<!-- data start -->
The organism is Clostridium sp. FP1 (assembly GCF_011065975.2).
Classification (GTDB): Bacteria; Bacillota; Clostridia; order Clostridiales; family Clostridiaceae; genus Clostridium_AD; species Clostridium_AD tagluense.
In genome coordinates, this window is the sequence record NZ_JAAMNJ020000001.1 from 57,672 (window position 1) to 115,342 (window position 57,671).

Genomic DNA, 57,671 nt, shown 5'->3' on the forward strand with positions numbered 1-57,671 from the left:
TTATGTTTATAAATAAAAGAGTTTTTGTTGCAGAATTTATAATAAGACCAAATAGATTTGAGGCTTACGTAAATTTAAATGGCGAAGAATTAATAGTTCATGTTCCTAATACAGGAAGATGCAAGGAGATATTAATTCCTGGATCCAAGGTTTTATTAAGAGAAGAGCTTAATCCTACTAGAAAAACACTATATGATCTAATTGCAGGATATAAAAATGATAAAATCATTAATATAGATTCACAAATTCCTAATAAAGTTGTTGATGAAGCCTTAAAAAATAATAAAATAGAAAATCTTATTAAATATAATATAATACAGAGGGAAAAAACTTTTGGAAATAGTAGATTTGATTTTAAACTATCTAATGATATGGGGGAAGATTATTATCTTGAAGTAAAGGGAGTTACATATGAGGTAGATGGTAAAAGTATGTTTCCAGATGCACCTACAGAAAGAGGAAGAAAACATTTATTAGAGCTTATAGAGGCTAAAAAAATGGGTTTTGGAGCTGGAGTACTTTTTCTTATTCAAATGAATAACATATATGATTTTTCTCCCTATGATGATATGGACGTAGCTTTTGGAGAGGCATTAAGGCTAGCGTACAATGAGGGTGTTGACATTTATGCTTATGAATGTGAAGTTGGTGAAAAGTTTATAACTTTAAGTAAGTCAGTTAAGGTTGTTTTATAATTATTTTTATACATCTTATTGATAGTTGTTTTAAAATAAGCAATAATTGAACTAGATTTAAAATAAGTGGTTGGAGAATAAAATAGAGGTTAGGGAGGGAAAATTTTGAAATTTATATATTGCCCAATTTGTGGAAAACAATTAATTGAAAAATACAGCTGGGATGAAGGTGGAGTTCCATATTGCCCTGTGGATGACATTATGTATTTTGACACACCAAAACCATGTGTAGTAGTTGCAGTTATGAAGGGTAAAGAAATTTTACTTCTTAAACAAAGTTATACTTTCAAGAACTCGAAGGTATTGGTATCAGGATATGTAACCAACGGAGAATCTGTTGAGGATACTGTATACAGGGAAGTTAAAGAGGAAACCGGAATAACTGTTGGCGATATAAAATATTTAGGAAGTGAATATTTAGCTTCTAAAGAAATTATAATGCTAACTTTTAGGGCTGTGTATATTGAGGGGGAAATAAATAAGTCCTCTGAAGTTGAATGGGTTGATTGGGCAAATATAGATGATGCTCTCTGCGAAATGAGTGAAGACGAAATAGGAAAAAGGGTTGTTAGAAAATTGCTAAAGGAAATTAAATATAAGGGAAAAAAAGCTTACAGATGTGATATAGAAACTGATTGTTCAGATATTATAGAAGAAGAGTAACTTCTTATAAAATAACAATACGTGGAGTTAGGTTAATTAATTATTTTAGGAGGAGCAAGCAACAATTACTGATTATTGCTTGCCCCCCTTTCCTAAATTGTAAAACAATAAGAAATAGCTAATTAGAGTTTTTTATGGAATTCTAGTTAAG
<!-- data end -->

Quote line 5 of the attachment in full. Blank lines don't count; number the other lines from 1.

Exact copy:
TTATGTTTATAAATAAAAGAGTTTTTGTTGCAGAATTTATAATAAGACCAAATAGATTTGAGGCTTACGTAAATTTAAATGGCGAAGAATTAATAGTTCATGTTCCTAATACAGGAAGATGCAAGGAGATATTAATTCCTGGATCCAAGGTTTTATTAAGAGAAGAGCTTAATCCTACTAGAAAAACACTATATGATCTAATTGCAGGATATAAAAATGATAAAATCATTAATATAGATTCACAAATTCCTAATAAAGTTGTTGATGAAGCCTTAAAAAATAATAAAATAGAAAATCTTATTAAATATAATATAATACAGAGGGAAAAAACTTTTGGAAATAGTAGATTTGATTTTAAACTATCTAATGATATGGGGGAAGATTATTATCTTGAAGTAAAGGGAGTTACATATGAGGTAGATGGTAAAAGTATGTTTCCAGATGCACCTACAGAAAGAGGAAGAAAACATTTATTAGAGCTTATAGAGGCTAAAAAAATGGGTTTTGGAGCTGGAGTACTTTTTCTTATTCAAATGAATAACATATATGATTTTTCTCCCTATGATGATATGGACGTAGCTTTTGGAGAGGCATTAAGGCTAGCGTACAATGAGGGTGTTGACATTTATGCTTATGAATGTGAAGTTGGTGAAAAGTTTATAACTTTAAGTAAGTCAGTTAAGGTTGTTTTATAATTATTTTTATACATCTTATTGATAGTTGTTTTAAAATAAGCAATAATTGAACTAGATTTAAAATAAGTGGTTGGAGAATAAAATAGAGGTTAGGGAGGGAAAATTTTGAAATTTATATATTGCCCAATTTGTGGAAAACAATTAATTGAAAAATACAGCTGGGATGAAGGTGGAGTTCCATATTGCCCTGTGGATGACATTATGTATTTTGACACACCAAAACCATGTGTAGTAGTTGCAGTTATGAAGGGTAAAGAAATTTTACTTCTTAAACAAAGTTATACTTTCAAGAACTCGAAGGTATTGGTATCAGGATATGTAACCAACGGAGAATCTGTTGAGGATACTGTATACAGGGAAGTTAAAGAGGAAACCGGAATAACTGTTGGCGATATAAAATATTTAGGAAGTGAATATTTAGCTTCTAAAGAAATTATAATGCTAACTTTTAGGGCTGTGTATATTGAGGGGGAAATAAATAAGTCCTCTGAAGTTGAATGGGTTGATTGGGCAAATATAGATGATGCTCTCTGCGAAATGAGTGAAGACGAAATAGGAAAAAGGGTTGTTAGAAAATTGCTAAAGGAAATTAAATATAAGGGAAAAAAAGCTTACAGATGTGATATAGAAACTGATTGTTCAGATATTATAGAAGAAGAGTAACTTCTTATAAAATAACAATACGTGGAGTTAGGTTAATTAATTATTTTAGGAGGAGCAAGCAACAATTACTGATTATTGCTTGCCCCCCTTTCCTAAATTGTAAAACAATAAGAAATAGCTAATTAGAGTTTTTTATGGAATTCTAGTTAAG